“Controversial depends on your point of view, really. There are plenty of high-level political viewpoints that would say that it’s not.”
Major General Roddy Porter has just bought us a coffee and is telling us why the world’s largest arms fair – being held in the heart of London – isn’t controversial, despite being opposed by the city’s Mayor Sadiq Khan.
Porter is a 31-year veteran of the British Army who is now retired but returns to the front line every few years to work as chief spokesman for Clarion Events, the organisers of the arms fair. He is also a trustee of a Christian charity.
“We’ve got nothing to hide here,” he continues. “This is a legitimate government transactional business.”
He has been giving us a personal briefing for thirty minutes, a benefit not afforded to all media, he admits. Declassified UK is one of the lucky few, and we’re not entirely sure why. Reporters from Private Eye magazine were not even allowed in. We shake Roddy’s hand, thank him for the coffee, and go on our way.
DSEI takes place at ExCel London, a huge convention centre on the banks of the River Thames. The exhibits are arranged along two 480,000 square foot hangars running down the length of the building, which is owned by Abu Dhabi, a repressive Gulf emirate.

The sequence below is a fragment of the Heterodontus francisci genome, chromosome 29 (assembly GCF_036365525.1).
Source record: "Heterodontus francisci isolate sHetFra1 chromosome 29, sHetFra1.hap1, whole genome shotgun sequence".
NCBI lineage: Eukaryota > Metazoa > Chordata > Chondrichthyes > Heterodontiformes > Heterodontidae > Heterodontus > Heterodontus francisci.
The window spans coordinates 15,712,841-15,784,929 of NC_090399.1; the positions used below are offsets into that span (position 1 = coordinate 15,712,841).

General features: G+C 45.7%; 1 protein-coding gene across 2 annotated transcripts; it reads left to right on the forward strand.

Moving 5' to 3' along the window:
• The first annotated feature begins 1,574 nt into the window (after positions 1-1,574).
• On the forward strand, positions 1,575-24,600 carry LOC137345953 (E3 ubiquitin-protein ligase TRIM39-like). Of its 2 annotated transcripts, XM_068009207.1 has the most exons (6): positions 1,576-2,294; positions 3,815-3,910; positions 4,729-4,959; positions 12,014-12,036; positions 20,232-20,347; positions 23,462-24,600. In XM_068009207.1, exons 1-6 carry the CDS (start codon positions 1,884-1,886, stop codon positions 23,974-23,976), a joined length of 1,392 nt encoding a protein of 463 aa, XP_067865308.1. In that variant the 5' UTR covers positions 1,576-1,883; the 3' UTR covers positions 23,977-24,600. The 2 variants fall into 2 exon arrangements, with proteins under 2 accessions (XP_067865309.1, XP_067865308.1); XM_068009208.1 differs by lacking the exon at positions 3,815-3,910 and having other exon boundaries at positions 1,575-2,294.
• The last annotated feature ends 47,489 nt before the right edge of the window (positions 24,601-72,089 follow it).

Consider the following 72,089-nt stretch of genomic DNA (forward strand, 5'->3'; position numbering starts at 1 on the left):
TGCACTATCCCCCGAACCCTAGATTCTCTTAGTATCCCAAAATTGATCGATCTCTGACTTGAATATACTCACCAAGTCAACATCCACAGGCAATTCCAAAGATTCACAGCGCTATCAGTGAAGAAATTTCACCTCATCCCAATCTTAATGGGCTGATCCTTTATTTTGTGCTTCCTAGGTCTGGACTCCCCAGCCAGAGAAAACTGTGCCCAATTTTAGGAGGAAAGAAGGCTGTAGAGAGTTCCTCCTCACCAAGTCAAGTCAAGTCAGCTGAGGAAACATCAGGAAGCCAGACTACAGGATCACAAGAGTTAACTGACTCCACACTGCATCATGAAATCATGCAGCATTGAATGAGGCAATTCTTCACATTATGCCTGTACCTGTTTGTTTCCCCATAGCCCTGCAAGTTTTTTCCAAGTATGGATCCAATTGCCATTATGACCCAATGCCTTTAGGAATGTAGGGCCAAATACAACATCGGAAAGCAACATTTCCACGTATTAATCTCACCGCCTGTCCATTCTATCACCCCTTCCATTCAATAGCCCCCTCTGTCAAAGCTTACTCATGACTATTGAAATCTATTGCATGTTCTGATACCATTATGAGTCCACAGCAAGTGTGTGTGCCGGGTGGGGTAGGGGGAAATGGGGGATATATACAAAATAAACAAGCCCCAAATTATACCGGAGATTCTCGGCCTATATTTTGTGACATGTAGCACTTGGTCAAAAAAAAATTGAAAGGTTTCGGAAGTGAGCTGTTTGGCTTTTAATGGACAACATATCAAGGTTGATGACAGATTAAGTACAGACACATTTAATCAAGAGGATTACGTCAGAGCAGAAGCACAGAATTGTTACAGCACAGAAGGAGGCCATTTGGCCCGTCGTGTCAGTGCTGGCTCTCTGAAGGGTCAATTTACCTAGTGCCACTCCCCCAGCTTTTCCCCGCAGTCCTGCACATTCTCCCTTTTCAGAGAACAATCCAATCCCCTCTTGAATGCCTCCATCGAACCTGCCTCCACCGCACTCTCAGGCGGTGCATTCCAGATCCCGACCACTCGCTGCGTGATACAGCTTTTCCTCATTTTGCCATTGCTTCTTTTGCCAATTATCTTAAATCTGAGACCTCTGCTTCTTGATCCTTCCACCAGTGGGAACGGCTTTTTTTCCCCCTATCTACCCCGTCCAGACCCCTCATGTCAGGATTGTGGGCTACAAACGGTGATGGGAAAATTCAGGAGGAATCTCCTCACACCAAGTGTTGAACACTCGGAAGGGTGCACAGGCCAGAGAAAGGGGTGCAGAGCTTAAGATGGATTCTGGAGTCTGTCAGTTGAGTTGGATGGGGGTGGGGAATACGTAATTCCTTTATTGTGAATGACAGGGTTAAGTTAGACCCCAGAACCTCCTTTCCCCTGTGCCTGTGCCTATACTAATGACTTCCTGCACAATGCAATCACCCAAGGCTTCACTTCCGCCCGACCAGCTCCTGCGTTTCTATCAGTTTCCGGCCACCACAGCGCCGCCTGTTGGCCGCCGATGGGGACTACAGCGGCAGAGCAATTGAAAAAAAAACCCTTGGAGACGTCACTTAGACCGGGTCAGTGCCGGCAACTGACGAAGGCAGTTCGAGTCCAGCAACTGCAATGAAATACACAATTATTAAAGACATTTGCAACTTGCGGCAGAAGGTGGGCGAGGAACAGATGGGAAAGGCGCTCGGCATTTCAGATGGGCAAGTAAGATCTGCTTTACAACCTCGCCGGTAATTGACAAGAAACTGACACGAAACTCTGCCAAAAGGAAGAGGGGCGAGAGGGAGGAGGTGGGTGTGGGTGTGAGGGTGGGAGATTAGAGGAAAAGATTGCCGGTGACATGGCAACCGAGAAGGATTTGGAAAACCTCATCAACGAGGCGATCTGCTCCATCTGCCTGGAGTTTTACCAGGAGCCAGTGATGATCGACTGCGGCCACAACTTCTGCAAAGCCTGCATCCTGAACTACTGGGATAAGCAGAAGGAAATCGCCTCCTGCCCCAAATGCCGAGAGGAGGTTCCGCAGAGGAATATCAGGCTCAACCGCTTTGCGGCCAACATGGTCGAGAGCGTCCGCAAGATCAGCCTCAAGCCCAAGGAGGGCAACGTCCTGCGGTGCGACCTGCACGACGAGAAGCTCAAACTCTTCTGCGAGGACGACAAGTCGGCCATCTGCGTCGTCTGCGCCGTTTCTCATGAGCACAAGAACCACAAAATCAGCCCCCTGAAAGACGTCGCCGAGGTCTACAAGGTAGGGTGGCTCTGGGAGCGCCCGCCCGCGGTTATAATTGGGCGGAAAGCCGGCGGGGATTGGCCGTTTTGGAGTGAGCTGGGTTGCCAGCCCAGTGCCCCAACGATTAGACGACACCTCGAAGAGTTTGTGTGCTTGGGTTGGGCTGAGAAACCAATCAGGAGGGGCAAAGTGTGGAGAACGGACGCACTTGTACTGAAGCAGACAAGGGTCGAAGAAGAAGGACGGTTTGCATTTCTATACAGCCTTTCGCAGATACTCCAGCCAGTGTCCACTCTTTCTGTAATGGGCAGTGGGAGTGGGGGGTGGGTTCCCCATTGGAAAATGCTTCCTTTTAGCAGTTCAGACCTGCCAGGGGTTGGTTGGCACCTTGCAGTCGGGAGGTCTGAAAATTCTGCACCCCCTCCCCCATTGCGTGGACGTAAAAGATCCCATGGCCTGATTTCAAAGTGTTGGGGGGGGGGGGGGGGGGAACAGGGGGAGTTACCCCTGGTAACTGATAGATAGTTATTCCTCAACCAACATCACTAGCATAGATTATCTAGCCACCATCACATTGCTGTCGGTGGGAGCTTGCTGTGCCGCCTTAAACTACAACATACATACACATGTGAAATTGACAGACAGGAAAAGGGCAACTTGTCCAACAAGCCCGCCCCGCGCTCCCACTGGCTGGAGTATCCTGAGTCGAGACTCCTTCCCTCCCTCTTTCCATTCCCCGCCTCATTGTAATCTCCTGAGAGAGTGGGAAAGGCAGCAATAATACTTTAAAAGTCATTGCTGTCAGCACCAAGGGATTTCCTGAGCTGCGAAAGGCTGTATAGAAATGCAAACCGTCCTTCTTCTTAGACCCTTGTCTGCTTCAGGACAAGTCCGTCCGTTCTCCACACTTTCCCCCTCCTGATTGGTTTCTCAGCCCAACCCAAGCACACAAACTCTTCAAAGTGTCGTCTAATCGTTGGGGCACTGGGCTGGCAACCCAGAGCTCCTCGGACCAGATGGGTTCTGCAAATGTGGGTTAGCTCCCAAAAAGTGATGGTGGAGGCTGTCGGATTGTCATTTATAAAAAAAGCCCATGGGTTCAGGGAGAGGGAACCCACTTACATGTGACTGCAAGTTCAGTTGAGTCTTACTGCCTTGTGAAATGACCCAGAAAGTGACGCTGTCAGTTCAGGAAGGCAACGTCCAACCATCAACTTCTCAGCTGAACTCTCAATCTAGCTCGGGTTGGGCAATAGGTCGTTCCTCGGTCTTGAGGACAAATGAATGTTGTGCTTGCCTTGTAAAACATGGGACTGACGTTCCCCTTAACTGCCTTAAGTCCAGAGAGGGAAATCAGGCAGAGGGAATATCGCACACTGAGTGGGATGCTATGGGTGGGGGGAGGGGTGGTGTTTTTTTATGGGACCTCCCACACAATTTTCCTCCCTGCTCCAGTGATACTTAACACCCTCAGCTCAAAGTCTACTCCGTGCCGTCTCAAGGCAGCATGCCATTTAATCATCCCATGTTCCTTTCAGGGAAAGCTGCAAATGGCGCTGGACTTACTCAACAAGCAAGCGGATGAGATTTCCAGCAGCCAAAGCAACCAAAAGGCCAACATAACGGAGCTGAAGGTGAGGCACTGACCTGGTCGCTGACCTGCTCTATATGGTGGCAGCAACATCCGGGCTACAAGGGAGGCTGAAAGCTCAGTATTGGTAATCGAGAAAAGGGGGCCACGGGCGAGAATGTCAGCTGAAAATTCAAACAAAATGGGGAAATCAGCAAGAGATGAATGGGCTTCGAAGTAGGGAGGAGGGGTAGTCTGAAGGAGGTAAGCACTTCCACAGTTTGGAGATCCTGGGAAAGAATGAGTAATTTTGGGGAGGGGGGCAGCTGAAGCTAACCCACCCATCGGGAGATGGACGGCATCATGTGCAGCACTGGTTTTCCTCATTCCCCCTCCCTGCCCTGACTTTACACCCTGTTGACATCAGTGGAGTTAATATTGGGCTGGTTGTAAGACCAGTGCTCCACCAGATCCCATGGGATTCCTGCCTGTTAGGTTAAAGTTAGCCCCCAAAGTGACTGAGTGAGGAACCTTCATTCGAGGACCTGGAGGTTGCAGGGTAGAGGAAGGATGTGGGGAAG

Last year, ExCel let the National Health Service use the venue rent-free for the Nightingale hospital to deal with the covid crisis, although almost no patients were actually treated there. In the darkest days of the pandemic, arms companies promised to start making life-saving medical equipment instead of bombs.
But this week it looks like a return to business as usual.
Inside the fair, as far as the eye can see are missiles, guns, drones, rocket launchers, bullets, turrets, lasers, surveillance systems, tanks, electronic warfare equipment, helicopters, artillery. Every weapon it’s possible to imagine, and many you can’t, is here. And everything is supremely clean, sterile even, ready for the market.
The missiles are especially well-polished, sparkling under the strip lights attached to the ExCel ceiling. Men in expensive suits, perfectly coiffured, stand next to them and talk with prospective buyers. Their teeth flash: perfect white, also glistening under the lights.
For reporters who have covered war around the world, it’s a surreal experience walking around and seeing up close the weapons you’ve written about for years. Over there, on that plinth, is the missile that blew up those children in Yemen; over there, that’s the equipment Israel used in its assault on Gaza.